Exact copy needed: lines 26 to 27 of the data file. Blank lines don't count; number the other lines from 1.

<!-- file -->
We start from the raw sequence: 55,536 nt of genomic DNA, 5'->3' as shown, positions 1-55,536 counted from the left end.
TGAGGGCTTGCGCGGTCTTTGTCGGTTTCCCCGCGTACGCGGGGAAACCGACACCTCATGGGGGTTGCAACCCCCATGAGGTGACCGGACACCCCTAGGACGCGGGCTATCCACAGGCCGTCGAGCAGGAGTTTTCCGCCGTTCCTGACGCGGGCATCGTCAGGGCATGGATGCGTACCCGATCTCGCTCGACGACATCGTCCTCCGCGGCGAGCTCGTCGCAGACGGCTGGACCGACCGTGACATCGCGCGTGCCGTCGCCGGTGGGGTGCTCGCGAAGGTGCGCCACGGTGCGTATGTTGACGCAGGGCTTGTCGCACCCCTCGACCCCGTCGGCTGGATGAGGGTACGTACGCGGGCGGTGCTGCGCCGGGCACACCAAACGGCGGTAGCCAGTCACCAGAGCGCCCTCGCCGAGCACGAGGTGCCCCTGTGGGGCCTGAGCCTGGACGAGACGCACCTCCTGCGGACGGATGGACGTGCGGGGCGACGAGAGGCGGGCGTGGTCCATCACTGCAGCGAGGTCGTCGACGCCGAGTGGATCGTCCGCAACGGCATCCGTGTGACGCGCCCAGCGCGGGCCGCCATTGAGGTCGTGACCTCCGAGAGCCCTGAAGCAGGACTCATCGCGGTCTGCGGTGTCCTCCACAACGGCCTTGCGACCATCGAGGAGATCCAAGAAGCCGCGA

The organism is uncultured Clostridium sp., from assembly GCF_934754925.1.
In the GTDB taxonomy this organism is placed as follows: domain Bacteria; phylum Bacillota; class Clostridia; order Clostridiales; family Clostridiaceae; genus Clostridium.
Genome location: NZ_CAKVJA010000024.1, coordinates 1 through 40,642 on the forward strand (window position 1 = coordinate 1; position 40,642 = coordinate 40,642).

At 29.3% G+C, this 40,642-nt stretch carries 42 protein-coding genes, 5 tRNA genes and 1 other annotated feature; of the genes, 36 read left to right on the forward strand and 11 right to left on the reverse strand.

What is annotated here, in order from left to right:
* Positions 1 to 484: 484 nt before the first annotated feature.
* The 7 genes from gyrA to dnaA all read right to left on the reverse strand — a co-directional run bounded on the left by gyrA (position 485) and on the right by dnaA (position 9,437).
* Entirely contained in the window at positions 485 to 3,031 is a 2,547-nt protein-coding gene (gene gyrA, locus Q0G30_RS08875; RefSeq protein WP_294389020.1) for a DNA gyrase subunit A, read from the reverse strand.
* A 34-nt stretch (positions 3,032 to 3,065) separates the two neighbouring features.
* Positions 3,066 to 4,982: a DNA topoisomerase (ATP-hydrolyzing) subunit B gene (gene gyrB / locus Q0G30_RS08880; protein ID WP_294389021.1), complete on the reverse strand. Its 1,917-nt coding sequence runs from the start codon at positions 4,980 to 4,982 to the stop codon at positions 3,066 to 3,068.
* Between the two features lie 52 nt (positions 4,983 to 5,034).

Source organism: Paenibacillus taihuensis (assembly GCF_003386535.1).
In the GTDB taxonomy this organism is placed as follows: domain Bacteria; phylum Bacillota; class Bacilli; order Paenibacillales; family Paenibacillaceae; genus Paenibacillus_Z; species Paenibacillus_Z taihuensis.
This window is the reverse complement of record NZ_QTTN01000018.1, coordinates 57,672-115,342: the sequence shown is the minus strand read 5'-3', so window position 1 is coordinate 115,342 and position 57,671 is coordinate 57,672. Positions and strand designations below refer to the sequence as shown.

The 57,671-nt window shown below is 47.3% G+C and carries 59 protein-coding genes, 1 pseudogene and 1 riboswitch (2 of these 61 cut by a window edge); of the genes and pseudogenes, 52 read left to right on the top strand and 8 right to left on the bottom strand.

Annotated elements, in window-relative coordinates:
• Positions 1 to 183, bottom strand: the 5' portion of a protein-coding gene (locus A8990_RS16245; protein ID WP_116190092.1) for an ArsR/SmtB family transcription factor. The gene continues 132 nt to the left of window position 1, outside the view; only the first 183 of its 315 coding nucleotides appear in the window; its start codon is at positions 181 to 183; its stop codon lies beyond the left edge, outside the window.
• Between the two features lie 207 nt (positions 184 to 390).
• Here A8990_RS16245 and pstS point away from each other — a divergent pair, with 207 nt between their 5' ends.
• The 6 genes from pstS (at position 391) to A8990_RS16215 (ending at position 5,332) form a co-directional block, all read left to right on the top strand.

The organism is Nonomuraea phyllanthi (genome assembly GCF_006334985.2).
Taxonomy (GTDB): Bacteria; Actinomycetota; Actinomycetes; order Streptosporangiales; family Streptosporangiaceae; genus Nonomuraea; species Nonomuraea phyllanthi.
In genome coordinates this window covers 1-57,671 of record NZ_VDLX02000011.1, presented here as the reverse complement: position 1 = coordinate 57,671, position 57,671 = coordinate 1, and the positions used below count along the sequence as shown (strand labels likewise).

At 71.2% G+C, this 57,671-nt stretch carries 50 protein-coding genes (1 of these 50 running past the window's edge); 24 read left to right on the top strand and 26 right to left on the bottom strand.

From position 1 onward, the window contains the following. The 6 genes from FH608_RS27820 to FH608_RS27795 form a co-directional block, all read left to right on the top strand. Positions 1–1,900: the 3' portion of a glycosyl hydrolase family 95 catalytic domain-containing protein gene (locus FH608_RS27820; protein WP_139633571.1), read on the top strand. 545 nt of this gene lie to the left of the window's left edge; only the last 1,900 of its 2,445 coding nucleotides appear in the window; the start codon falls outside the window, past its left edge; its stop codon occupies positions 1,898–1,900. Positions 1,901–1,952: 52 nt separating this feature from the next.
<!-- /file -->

At 71.2% G+C, this 57,671-nt stretch carries 50 protein-coding genes (1 of these 50 running past the window's edge); 24 read left to right on the top strand and 26 right to left on the bottom strand.

From position 1 onward, the window contains the following. The 6 genes from FH608_RS27820 to FH608_RS27795 form a co-directional block, all read left to right on the top strand. Positions 1–1,900: the 3' portion of a glycosyl hydrolase family 95 catalytic domain-containing protein gene (locus FH608_RS27820; protein WP_139633571.1), read on the top strand. 545 nt of this gene lie to the left of the window's left edge; only the last 1,900 of its 2,445 coding nucleotides appear in the window; the start codon falls outside the window, past its left edge; its stop codon occupies positions 1,898–1,900. Positions 1,901–1,952: 52 nt separating this feature from the next.